Tuesday, November 06, 2007

More Answers

My last several postings generated a few more questions & comments. It is always interesting to know what folks are curious about, and I'll respond as best I can. Here goes:

  • Interesting to hear about the Preservation Society interviews. What's the scope of the project (i.e., is it a focused, ongoing effort or something more casual, lots of people slated to be interviewed, etc.) and will the results be available for the public to view and enjoy? You often mention your friend Muzel. Might she be a subject of a future session?

  • Very interested in the Preservation Society interviews...this sounds like a very important work, and one that's missing in so many other communities (and, even in families!). Would be wonderful to know how they plan to be used or published?


The interviewing project is the idea of Clayton Gaskill (island videographer) and Ann Ehringhaus (island photographer). I interviewed Earl O'Neal and Blanche & Bertha, but Ann will be conducting some of the future interviews. They have compiled a list of folks they want to capture on tape/DVD, including Muzel. (By the way, island native, Kathy Ballance, and long-time island resident, Tommy Hutcherson, will be married this weekend. Muzel, who is 103 years old, will be Kathy's maid of honor!) I understand that the interviews will be archived at the Preservation Museum and will be available for research.


  • I read your journal all the time I am also wiccan please everyone is not evil there is dark and white good and bad in all walks of life there are some misbelifs when its comes to us I hope that you take the time to read the following to gain a better understanding of Samhain and please also let it be known we do visit your peaceful island every year many of us we harm nobody we are really very peaceful people.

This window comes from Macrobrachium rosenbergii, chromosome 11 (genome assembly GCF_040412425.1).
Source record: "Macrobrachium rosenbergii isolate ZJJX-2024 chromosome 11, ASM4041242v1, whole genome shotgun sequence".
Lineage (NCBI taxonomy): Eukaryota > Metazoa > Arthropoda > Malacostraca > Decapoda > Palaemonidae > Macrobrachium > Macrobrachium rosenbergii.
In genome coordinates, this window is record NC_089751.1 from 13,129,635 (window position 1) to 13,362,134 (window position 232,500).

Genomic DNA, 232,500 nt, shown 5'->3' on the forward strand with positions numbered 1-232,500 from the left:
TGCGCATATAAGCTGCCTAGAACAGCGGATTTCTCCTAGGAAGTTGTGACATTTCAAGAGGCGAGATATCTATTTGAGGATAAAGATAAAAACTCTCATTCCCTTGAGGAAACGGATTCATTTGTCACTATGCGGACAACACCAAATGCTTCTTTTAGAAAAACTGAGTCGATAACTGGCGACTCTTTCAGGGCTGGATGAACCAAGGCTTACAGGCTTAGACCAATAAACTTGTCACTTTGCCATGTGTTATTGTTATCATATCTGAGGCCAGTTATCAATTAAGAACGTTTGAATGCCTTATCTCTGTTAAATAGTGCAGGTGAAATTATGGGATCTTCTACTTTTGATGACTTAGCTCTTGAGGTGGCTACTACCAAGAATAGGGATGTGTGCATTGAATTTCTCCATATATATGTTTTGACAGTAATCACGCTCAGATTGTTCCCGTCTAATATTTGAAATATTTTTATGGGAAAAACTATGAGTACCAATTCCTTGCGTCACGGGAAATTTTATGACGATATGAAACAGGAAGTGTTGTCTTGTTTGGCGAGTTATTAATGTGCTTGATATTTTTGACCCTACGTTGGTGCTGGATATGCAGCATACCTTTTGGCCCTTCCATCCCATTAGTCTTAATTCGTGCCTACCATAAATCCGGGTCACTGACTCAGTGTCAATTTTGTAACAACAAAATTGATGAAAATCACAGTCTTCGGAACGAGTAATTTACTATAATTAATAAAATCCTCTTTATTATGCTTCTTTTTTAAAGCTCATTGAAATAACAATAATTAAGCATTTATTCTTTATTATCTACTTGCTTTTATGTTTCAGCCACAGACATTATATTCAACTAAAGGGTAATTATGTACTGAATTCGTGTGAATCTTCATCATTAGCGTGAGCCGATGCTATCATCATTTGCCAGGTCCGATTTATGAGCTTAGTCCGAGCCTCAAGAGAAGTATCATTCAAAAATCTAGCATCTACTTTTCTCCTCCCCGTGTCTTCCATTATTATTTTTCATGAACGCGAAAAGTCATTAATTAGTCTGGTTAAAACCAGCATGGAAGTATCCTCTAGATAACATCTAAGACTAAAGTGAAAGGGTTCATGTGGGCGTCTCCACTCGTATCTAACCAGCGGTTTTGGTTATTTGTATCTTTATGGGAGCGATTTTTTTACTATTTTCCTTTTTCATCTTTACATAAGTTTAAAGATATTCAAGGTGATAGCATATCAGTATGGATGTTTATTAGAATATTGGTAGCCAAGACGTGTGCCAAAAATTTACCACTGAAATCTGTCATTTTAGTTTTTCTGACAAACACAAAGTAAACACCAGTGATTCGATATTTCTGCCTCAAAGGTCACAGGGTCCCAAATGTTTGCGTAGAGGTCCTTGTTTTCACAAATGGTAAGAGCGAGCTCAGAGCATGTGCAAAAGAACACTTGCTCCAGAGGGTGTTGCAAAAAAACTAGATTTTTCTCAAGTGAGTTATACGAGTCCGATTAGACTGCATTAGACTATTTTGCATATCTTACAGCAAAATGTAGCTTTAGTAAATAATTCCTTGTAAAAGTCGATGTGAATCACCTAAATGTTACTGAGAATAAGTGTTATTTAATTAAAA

Thank you for your comment. The full text of your comment can be found here. I am a strong defender of the first amendment, which reads in part, "Congress shall make no law respecting an establishment of religion, or prohibiting the free exercise thereof...."

  • You didn't mention egging...
Oh yes, egging -- how did this slip my mind??? Egging is a long-time island Halloween tradition. For years island teenagers have gathered in groups on Halloween night armed with cases of eggs which they toss about after dark. The mid 70s may have been the apogee of egg throwing here. Not only did the teenagers store eggs in the woods for weeks (maybe months), but they were indiscriminate about who or what they threw them at. Moving targets were especially tempting. By morning, road signs, commercial signs, cars, businesses, houses, boats, and virtually anything else might be plastered with eggs. In addition, skiffs, loose pilings, signs, and other large but movable objects would often end up across the roadways, in yards, or otherwise disturbed. Over the years parents, deputies, and teachers have been successful in toning down the mischief. Nowadays, it's mostly just egg throwing, and even that is usually confined to groups of kids battling it out amongst themselves. Businesses, neighbors, and automobiles are generally spared, and to my knowledge, the internecine youth rivalries are good-natured and short-lived.

Our latest Newsletter is an article about Blackbeard the pirate and new research that suggests he may have been born in eastern North Carolina. You can read it here.

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